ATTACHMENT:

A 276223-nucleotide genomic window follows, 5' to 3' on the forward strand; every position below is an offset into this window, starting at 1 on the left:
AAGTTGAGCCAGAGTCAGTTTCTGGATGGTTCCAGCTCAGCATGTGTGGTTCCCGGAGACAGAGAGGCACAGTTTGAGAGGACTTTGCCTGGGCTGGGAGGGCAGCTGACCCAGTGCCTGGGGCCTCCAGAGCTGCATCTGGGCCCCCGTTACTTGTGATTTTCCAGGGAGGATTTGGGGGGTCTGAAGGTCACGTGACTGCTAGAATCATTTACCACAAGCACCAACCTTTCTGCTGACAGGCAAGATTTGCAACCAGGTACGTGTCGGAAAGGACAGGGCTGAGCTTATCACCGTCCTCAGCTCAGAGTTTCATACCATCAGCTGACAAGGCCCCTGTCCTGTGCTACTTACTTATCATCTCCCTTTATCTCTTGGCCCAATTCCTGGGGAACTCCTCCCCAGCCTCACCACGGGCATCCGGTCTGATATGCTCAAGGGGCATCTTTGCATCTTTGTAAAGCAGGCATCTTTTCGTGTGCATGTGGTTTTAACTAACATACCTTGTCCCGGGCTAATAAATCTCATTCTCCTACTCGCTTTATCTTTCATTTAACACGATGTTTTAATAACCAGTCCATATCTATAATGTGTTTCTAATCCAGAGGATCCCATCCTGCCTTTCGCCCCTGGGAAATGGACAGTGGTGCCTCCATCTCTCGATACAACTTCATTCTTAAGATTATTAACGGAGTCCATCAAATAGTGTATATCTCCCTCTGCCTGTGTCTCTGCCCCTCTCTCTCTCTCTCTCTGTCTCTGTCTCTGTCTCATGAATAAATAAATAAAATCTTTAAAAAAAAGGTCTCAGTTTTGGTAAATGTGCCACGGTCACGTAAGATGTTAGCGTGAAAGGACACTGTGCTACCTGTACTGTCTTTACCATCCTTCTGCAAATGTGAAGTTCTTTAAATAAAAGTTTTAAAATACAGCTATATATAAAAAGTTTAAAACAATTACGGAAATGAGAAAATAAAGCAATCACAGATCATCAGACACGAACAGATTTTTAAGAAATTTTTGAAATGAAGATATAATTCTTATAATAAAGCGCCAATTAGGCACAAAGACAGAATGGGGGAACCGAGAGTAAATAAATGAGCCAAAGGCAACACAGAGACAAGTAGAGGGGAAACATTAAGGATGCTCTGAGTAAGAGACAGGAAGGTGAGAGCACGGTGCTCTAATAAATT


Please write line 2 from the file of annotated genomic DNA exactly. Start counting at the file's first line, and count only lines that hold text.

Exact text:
AAGTTGAGCCAGAGTCAGTTTCTGGATGGTTCCAGCTCAGCATGTGTGGTTCCCGGAGACAGAGAGGCACAGTTTGAGAGGACTTTGCCTGGGCTGGGAGGGCAGCTGACCCAGTGCCTGGGGCCTCCAGAGCTGCATCTGGGCCCCCGTTACTTGTGATTTTCCAGGGAGGATTTGGGGGGTCTGAAGGTCACGTGACTGCTAGAATCATTTACCACAAGCACCAACCTTTCTGCTGACAGGCAAGATTTGCAACCAGGTACGTGTCGGAAAGGACAGGGCTGAGCTTATCACCGTCCTCAGCTCAGAGTTTCATACCATCAGCTGACAAGGCCCCTGTCCTGTGCTACTTACTTATCATCTCCCTTTATCTCTTGGCCCAATTCCTGGGGAACTCCTCCCCAGCCTCACCACGGGCATCCGGTCTGATATGCTCAAGGGGCATCTTTGCATCTTTGTAAAGCAGGCATCTTTTCGTGTGCATGTGGTTTTAACTAACATACCTTGTCCCGGGCTAATAAATCTCATTCTCCTACTCGCTTTATCTTTCATTTAACACGATGTTTTAATAACCAGTCCATATCTATAATGTGTTTCTAATCCAGAGGATCCCATCCTGCCTTTCGCCCCTGGGAAATGGACAGTGGTGCCTCCATCTCTCGATACAACTTCATTCTTAAGATTATTAACGGAGTCCATCAAATAGTGTATATCTCCCTCTGCCTGTGTCTCTGCCCCTCTCTCTCTCTCTCTCTGTCTCTGTCTCTGTCTCATGAATAAATAAATAAAATCTTTAAAAAAAAGGTCTCAGTTTTGGTAAATGTGCCACGGTCACGTAAGATGTTAGCGTGAAAGGACACTGTGCTACCTGTACTGTCTTTACCATCCTTCTGCAAATGTGAAGTTCTTTAAATAAAAGTTTTAAAATACAGCTATATATAAAAAGTTTAAAACAATTACGGAAATGAGAAAATAAAGCAATCACAGATCATCAGACACGAACAGATTTTTAAGAAATTTTTGAAATGAAGATATAATTCTTATAATAAAGCGCCAATTAGGCACAAAGACAGAATGGGGGAACCGAGAGTAAATAAATGAGCCAAAGGCAACACAGAGACAAGTAGAGGGGAAACATTAAGGATGCTCTGAGTAAGAGACAGGAAGGTGAGAGCACGGTGCTCTAATAAATT